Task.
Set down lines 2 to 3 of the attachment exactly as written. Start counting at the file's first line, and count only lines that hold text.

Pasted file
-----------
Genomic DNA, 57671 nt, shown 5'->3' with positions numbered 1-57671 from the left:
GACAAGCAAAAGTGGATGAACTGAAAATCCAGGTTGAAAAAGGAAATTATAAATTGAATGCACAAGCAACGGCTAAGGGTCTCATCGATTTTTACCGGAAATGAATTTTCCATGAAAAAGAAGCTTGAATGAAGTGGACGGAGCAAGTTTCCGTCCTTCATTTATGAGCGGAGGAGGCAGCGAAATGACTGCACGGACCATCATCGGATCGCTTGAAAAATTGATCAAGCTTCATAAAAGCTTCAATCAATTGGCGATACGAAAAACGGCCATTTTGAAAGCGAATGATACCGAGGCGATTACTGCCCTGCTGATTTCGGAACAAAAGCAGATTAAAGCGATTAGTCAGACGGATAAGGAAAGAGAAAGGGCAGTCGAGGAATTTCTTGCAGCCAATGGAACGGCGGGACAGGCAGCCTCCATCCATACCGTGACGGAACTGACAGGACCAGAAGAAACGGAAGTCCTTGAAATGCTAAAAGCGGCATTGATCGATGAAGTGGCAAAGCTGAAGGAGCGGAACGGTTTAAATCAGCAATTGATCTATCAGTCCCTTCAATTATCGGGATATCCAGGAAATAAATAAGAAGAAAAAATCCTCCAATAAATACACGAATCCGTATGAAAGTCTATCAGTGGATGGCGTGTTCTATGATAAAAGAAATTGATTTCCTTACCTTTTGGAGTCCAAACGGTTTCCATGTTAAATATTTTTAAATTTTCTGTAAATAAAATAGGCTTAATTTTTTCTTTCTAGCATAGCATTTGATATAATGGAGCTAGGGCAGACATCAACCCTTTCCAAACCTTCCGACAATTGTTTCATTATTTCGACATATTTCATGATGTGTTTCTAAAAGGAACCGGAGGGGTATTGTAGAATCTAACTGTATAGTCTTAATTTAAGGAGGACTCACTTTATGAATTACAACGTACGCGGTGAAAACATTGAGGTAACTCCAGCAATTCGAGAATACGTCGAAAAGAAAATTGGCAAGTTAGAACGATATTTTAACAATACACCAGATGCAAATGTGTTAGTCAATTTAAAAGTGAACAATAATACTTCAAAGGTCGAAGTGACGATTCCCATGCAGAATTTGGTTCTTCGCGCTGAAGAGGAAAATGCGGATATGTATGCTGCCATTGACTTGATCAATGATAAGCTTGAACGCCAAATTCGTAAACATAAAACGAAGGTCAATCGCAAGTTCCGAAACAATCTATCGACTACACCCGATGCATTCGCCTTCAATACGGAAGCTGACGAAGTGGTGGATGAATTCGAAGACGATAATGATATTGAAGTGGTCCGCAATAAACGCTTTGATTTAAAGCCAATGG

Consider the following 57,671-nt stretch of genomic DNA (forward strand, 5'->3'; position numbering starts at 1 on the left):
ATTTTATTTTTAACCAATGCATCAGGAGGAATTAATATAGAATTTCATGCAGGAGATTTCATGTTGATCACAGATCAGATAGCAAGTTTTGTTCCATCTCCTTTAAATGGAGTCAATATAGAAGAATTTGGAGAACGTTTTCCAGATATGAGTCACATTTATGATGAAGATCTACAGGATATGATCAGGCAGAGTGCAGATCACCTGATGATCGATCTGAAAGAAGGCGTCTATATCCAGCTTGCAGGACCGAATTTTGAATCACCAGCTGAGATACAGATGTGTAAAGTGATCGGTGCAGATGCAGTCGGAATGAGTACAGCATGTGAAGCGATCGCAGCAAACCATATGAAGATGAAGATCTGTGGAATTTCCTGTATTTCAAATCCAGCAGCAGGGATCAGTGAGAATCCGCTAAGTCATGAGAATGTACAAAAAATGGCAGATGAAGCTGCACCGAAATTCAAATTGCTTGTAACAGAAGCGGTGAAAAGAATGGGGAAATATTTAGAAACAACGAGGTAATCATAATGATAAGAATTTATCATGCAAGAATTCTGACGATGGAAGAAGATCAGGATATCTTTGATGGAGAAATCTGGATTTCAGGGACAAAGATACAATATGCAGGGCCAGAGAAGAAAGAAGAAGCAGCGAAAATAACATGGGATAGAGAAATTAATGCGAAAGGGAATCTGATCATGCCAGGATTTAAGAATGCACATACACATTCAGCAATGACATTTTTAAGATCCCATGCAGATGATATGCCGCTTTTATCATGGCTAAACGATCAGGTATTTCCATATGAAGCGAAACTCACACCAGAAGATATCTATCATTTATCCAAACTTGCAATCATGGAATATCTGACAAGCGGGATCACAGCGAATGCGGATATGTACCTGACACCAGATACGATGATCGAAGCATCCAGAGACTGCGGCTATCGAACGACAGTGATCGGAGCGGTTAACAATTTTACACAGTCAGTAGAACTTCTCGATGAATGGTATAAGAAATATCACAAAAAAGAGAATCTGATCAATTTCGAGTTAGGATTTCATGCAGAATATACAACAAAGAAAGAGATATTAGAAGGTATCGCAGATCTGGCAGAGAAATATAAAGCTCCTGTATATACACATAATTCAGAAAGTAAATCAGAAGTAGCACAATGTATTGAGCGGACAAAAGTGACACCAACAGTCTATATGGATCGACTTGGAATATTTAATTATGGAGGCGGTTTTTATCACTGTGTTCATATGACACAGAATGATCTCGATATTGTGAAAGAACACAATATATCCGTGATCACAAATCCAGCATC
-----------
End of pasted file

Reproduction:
GACAAGCAAAAGTGGATGAACTGAAAATCCAGGTTGAAAAAGGAAATTATAAATTGAATGCACAAGCAACGGCTAAGGGTCTCATCGATTTTTACCGGAAATGAATTTTCCATGAAAAAGAAGCTTGAATGAAGTGGACGGAGCAAGTTTCCGTCCTTCATTTATGAGCGGAGGAGGCAGCGAAATGACTGCACGGACCATCATCGGATCGCTTGAAAAATTGATCAAGCTTCATAAAAGCTTCAATCAATTGGCGATACGAAAAACGGCCATTTTGAAAGCGAATGATACCGAGGCGATTACTGCCCTGCTGATTTCGGAACAAAAGCAGATTAAAGCGATTAGTCAGACGGATAAGGAAAGAGAAAGGGCAGTCGAGGAATTTCTTGCAGCCAATGGAACGGCGGGACAGGCAGCCTCCATCCATACCGTGACGGAACTGACAGGACCAGAAGAAACGGAAGTCCTTGAAATGCTAAAAGCGGCATTGATCGATGAAGTGGCAAAGCTGAAGGAGCGGAACGGTTTAAATCAGCAATTGATCTATCAGTCCCTTCAATTATCGGGATATCCAGGAAATAAATAAGAAGAAAAAATCCTCCAATAAATACACGAATCCGTATGAAAGTCTATCAGTGGATGGCGTGTTCTATGATAAAAGAAATTGATTTCCTTACCTTTTGGAGTCCAAACGGTTTCCATGTTAAATATTTTTAAATTTTCTGTAAATAAAATAGGCTTAATTTTTTCTTTCTAGCATAGCATTTGATATAATGGAGCTAGGGCAGACATCAACCCTTTCCAAACCTTCCGACAATTGTTTCATTATTTCGACATATTTCATGATGTGTTTCTAAAAGGAACCGGAGGGGTATTGTAGAATCTAACTGTATAGTCTTAATTTAAGGAGGACTCACTTTATGAATTACAACGTACGCGGTGAAAACATTGAGGTAACTCCAGCAATTCGAGAATACGTCGAAAAGAAAATTGGCAAGTTAGAACGATATTTTAACAATACACCAGATGCAAATGTGTTAGTCAATTTAAAAGTGAACAATAATACTTCAAAGGTCGAAGTGACGATTCCCATGCAGAATTTGGTTCTTCGCGCTGAAGAGGAAAATGCGGATATGTATGCTGCCATTGACTTGATCAATGATAAGCTTGAACGCCAAATTCGTAAACATAAAACGAAGGTCAATCGCAAGTTCCGAAACAATCTATCGACTACACCCGATGCATTCGCCTTCAATACGGAAGCTGACGAAGTGGTGGATGAATTCGAAGACGATAATGATATTGAAGTGGTCCGCAATAAACGCTTTGATTTAAAGCCAATGG

Consider the following 57,671-nt stretch of genomic DNA (forward strand, 5'->3'; position numbering starts at 1 on the left):